Dezago also used a bit of continuity in referencing the times Ben and Peter both considered the idea of Peter getting back into action in the wake of Onslaught. I was apprehensive over Peter’s desire to be a hero again but I think it’s (a) dad shock and (b) he really can’t help himself but BE Spider-Man. I particularly liked in this scene where Ben is seen as the older brother, even though the reality is the opposite. The scene is also good for the ending of part 4 where Ben changes his tune and encourages Peter to be both a father and Spider-Man (something he’s against initially before reluctantly agreeing to in this scene. There’s even more foreshadowing in that Ben says he won’t let anything happen to his little brother (who’s actually his big brother), which obviously sets up his sacrifice in part 4.
The scene with Arthur Stacy is mixed for me. It is good because again it goes back to one of the elements from the series when I first started reading. It is bad though because it’s made clear here Arthur has an axe to grind with Spider-Man, but later issues will reveal he has no malice towards him.
When Flash and Betty get invitations it’s interesting to note that Flash and her apparently got onto bad terms off panel somehow (they were dating a while back before Flash hooked up with Felicia in Michellinie’s run), Betty still wears her wedding ring (which is something to remember for Hobgoblin Lives when we get there) and we get more foreshadowing when Betty’s letter is signed ‘O’, which leaves Betty puzzled as she has no idea who that could be.
Once more you feel dread (and if you know what’s coming, despair too) when Mongrain drugs MJ’s food because it’s just so cruel and it makes you (rightly) hate Mongrain. On a lighter note…what happened to everyone else who ate that food she drugged?
The scene where MJ is taken to the hospital also has Ben’s entire regular supporting cast in it, looking more sombre than we’ve ever seen them before. It’s a tiny thing but it shows how Peter and Ben’s worlds have merged together, that Ben’s friends feel connected to and sorry for Mary Jane. It is also just a sad scene generally, that begins the process of tearing your heart out, which part 3 will finish off (leaving part 4 to just stamp on it in front of you).
This was overall another decent little issue to move the plot along and gives us another big revelation (earning this arc’s name) and ends on one helluva cliffhanger.
Oh and there was a nice little cameo from the Joker and Harley Quinn in there too.
Right from the start Skroce’s art really brings part 3 down and undermines the scene where MJ realises they’ve lost the baby (as well as all of her other scenes, in fact EVERY other scene is undermined, except for when he draws Spider-Man). This being said that scene (and the other labour scenes) really are the heartbreaker of the issue, maybe even the whole Clone Saga as (like Peter and MJ) we’ve followed the pregnancy from start to finish and to see it culminate in tragedy like this…it’s good storytelling because it makes you feel stuff; in this case you feel just so sad. I seriously find that scene hard to read to this day and of course wish they’d kept the baby. I will give Skroce some credit regarding the panel layout of that specific scene actually because he intersperses Mongrain’s actions with MJ realising what has happened. You really feel the gut punches hit you one after the other.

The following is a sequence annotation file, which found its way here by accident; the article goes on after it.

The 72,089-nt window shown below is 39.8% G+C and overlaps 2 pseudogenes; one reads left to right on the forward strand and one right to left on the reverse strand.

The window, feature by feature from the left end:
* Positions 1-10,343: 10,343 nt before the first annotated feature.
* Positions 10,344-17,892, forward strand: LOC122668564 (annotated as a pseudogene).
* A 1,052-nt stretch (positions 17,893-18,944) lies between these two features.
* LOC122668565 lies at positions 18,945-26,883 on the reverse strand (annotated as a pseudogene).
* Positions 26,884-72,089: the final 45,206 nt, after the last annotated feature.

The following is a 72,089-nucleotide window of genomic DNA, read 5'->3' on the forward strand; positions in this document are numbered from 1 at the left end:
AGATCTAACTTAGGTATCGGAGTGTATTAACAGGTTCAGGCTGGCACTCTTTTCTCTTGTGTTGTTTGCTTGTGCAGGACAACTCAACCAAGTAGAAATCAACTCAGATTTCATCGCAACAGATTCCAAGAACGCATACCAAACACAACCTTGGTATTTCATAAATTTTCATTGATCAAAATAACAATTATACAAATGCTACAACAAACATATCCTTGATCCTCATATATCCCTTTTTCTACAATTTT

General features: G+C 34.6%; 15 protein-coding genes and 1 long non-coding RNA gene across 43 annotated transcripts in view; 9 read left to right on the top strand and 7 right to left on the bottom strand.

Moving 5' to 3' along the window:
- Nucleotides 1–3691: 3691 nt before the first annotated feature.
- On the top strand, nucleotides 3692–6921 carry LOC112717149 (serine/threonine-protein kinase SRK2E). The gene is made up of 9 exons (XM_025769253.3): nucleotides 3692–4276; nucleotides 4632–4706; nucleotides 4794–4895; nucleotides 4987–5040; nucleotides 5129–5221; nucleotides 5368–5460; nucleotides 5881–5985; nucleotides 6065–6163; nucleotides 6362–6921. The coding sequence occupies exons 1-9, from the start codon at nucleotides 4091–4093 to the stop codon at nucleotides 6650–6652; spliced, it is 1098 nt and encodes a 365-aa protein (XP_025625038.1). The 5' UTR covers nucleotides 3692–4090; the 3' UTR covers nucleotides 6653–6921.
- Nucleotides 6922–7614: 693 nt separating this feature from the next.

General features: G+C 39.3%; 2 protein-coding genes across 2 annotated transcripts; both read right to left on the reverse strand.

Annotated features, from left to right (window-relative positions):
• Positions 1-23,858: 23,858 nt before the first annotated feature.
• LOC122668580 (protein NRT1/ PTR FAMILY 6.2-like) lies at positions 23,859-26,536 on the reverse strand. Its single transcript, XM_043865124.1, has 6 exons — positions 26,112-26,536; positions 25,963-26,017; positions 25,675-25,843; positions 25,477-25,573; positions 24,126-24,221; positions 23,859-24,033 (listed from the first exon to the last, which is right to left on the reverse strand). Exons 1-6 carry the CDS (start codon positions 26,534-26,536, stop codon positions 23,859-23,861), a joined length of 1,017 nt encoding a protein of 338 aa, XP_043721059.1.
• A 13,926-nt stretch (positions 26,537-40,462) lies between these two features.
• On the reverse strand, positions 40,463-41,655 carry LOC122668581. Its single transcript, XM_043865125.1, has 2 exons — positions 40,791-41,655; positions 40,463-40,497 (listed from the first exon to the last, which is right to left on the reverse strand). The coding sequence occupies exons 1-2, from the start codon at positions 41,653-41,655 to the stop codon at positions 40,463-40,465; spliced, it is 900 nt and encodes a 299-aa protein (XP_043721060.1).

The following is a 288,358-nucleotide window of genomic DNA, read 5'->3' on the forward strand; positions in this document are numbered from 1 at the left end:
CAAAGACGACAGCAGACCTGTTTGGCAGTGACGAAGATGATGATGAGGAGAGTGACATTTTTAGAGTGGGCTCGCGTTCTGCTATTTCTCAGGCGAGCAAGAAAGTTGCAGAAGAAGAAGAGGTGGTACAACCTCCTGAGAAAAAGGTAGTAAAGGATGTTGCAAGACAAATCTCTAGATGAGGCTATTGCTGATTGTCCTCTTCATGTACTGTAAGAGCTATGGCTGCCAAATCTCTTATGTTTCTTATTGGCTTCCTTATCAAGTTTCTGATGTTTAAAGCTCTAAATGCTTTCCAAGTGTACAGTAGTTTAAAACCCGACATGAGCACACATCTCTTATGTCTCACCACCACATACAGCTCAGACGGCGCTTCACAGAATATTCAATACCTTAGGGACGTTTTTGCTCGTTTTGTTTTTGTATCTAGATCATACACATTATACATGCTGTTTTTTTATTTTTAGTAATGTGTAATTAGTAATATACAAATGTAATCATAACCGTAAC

But all was not lost for in this very issue, we get so much evidence to the idea that the baby is NOT dead but instead kidnapped (though one wonders how MJ didn’t hear is crying, maybe she was knocked out and didn’t realise the time and maybe Anna was out of ear shot) that frankly it pisses me off whenever people stupidly say the baby died. There is a lot more evidence to the contrary in fact, a big expel being it’d be out of character for Norman to kill the baby. Why kill the baby when he can fake her death, thus making Peter and MJ experience what he felt when Harry died, and then get a double revenge by raising the kid himself who will have spider powers like her father (which Norman knows from experience are superior to his own Goblin powers). Face facts people, as it played out, the baby never died, Norman kidnapped her and has had her ever since.
Speaking of Norman…oh.my. god. That last panel was…I had to put the comic down and just immerse myself in it. The shock. The scale. The malevolence. Although the clues were obvious kudos to the writers for keeping Norman obscured until that last panel when he lit up his lighter to reveal himself. I can’t imagine people’s reactions back in the day but I do know that (even knowing the ending) when Norman was revealed I felt this sense of exhilaration and could only imagine people wondering HOW it happened. THIS is why Norman is the best Spider-Man villain there is, THIS is why he’s such a bad ass and that reveal (whether you liked it or not) was mind blowing. Here he is, the most memorable Spider-Man villain ever, the killer of Gwen Stacy (who is so memorable because of that storyline) and HE’S the one who’s been pulling the strings since…well, not even since the start of the Clone Saga, since before then, way back when the Jackal first showed up in the 1970s. And he’s back and he’s evil and he’s stolen Spider-Man’s baby, and he’s killed Gaunt and he’s got something special planned for Spider-Man and…*gushing noises*.